The 27-year-old billionaire takes on the elite of Silicon Valley
Bolt is one of many companies trying to simplify the online checkout process. Since 2017, when Amazon’s patent on one-click payment expired, there’s been a race to bring the feature to the rest of e-commerce. Many merchants see an urgent need for this service: online carts are abandoned around 70% of the time in transactions that require more than one checkout step.
Breslow, a Miami native, co-founded Bolt in 2014, just two years after his freshman debut at Stanford University, envisioning a company that would enable digital currency payments. The company eventually turned to regular purchases. In addition to offering fast checkouts, Bolt’s software allows shoppers to purchase items from any page, not just the shopping cart page, and helps businesses collect data. The startup does not charge merchants for using its software, but earns money every time a buyer who has already signed up for Bolt’s system checks out. Bolt’s take on business is that the startup will only make money when it does.
In Bolt’s early days, fundraising was a challenge, as was hiring engineers and trying to get media attention. “It was brutal,” Breslow said. He winces as he recounts the two times Bolt nearly ran out of money and had to cobble together small checks from a group of investors. “Sand Hill Road would not invest in my business,” he said. “I went to the four corners of the earth to find capital.”
Eventually, Breslow raised money from major New York companies, including funds managed by BlackRock, General Atlantic, and Dan Och’s Willoughby Capital. He hired Matt Mochary, a CEO coach who has mentored founders including Brian Armstrong of Coinbase Global. Breslow self-published two books, Fund raising and Recruitment. And he learned to attract attention. In September, Bolt launched a four-day work week, which Breslow said would allow every employee to work “like a lion, not like a cow.” The move drew a slew of positive stories.
As the company grew, Breslow also began tweeting more, mostly about management and startup tips, buying Twitter promotions to boost his profile. In January, Breslow tweeted: “Over the past 4 months I’ve taken everything I’ve learned in business and written threads. The result: 4,000 to 104,000 subscribers.” Asked about the Twitter ads, Bolt said he pays for distribution on company-related accounts and that “the majority of the growth has been organic.” Now, while Breslow’s profile has increased following his fundraiser and his incendiary tweets, he has 154,000 followers.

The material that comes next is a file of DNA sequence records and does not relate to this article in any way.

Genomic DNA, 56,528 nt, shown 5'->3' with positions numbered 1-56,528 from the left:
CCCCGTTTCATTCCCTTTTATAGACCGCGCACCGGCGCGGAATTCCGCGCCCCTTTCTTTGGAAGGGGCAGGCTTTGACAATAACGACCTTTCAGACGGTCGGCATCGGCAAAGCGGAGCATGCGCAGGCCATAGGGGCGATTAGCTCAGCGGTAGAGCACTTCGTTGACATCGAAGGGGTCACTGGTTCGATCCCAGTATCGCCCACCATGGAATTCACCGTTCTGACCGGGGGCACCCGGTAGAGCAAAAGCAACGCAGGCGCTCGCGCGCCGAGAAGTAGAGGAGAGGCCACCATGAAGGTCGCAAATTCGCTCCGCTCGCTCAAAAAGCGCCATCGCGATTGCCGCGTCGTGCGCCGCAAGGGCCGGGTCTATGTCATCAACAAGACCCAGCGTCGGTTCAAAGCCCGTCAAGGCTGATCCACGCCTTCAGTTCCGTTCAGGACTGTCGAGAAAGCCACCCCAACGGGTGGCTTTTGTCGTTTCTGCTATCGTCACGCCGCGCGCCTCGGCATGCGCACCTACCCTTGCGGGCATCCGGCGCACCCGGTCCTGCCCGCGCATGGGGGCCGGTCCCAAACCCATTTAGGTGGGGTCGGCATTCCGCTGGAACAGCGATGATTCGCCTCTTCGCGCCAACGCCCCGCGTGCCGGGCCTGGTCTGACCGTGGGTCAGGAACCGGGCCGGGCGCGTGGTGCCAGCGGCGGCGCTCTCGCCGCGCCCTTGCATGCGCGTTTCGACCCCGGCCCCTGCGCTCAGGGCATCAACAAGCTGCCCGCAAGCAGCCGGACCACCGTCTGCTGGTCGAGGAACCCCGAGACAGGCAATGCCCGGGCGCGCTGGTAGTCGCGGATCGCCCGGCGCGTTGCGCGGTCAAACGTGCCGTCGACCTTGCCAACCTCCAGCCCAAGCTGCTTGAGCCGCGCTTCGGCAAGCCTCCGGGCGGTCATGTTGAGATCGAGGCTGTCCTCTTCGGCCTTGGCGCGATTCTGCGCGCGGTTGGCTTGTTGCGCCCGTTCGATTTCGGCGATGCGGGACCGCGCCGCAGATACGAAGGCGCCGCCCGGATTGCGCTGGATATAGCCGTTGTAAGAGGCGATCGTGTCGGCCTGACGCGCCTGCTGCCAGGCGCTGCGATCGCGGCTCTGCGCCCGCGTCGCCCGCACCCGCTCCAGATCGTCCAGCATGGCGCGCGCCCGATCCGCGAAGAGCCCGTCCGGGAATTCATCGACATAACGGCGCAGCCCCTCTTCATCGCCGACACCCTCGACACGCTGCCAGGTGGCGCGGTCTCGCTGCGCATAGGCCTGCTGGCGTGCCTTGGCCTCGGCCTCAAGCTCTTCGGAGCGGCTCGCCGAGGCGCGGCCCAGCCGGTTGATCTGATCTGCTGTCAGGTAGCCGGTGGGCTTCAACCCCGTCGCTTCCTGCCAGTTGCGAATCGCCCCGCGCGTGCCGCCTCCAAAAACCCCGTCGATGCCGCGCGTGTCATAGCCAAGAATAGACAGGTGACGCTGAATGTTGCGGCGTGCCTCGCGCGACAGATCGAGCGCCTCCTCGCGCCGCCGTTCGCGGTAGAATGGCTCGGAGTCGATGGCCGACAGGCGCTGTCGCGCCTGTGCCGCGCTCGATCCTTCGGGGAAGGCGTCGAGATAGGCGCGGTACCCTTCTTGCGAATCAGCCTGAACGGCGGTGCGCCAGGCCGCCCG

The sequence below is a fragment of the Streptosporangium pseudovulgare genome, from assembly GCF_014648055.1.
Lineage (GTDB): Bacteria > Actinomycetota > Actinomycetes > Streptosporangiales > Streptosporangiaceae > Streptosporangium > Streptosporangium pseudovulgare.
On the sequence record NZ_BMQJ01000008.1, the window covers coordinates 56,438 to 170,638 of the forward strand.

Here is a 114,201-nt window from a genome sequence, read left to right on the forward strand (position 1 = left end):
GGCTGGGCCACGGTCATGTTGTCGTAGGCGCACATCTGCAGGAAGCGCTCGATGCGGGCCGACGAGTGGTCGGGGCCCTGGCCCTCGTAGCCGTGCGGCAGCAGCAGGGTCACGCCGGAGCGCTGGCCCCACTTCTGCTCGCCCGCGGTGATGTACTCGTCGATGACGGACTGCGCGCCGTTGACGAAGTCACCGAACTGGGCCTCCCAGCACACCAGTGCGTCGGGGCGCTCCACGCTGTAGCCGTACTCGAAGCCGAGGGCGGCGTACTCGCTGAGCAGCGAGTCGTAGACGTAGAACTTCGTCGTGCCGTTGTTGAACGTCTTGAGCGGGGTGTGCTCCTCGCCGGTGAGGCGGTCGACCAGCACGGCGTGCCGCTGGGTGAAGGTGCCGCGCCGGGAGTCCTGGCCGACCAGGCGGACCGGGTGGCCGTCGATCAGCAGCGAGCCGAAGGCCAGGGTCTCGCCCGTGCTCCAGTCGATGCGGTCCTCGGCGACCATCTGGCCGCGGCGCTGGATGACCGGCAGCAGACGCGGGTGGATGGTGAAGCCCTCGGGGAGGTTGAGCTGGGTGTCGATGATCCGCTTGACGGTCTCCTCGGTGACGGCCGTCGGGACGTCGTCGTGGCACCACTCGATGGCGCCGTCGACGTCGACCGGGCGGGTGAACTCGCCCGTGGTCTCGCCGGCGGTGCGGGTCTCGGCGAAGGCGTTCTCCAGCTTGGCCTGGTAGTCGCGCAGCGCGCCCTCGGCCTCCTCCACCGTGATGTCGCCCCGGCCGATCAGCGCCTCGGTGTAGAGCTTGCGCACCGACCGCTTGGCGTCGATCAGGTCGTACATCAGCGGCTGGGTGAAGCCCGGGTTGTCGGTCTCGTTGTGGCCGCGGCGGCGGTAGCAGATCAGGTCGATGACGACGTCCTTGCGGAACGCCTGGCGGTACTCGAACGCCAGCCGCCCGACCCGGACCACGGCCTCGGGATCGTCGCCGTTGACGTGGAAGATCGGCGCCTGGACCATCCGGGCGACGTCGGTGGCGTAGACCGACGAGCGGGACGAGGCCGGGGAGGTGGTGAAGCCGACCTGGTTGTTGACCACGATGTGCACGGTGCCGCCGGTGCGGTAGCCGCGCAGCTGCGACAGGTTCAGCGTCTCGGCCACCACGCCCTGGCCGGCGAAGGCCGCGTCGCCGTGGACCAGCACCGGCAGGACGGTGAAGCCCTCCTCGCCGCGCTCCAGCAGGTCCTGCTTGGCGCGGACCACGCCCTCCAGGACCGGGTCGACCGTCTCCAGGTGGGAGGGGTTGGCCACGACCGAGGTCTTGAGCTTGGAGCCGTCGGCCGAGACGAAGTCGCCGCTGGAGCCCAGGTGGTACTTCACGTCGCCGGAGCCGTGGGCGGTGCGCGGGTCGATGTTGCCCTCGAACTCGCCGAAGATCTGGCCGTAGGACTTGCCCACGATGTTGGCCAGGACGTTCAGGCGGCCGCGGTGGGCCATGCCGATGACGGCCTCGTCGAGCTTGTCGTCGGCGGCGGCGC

Some close to Breslow say they have become uncomfortable with his growing interest in self-promotion. A Bolt shareholder has called for the publication of a book titled Fund raising while in the midst of a “rash” fundraiser. And when Breslow took his Twitter anger out on Silicon Valley, several people around him privately expressed surprise at the tone of the tweets and concern at the backlash that followed.
Breslow, for his part, says he was emboldened after raising $355 million and securing an $11 billion valuation to finally vent the frustrations with traditional tech VCs that had been simmering for years. The money reached Bolt’s account the same week he tweeted. “That’s the point where we finally felt we didn’t need it,” he said. After receiving nearly $1 billion in total funding, he said it was clear “they couldn’t stop us.”
The biggest question mark for Bolt now is its high valuation relative to the revenue it generates, a closely watched metric that helps investors determine whether a company is overvalued. The startup doesn’t disclose its financial results, but according to two people, last year it took in around $40 million. (Two people familiar with the industry said they thought even that number seemed high, based on their understanding of Bolt’s market share.) With $40 million in sales, that would mean the multiple of Bolt’s earnings run into the hundreds — a big number even in a frenzied market for startup funding, where valuations often outpace real-world traction. For comparison, the public marketplace competitor Shopify Inc.’s projected revenue for 2021 is $4.57 billion, according to Bloomberg estimates, giving the company a multiple of 24.
Several private venture capital firms have stopped investing in Bolt due to its uncomfortably high valuation and unproven activity, people familiar with the talks said, and others have been put off by Bolt’s unorthodox style. Breslow.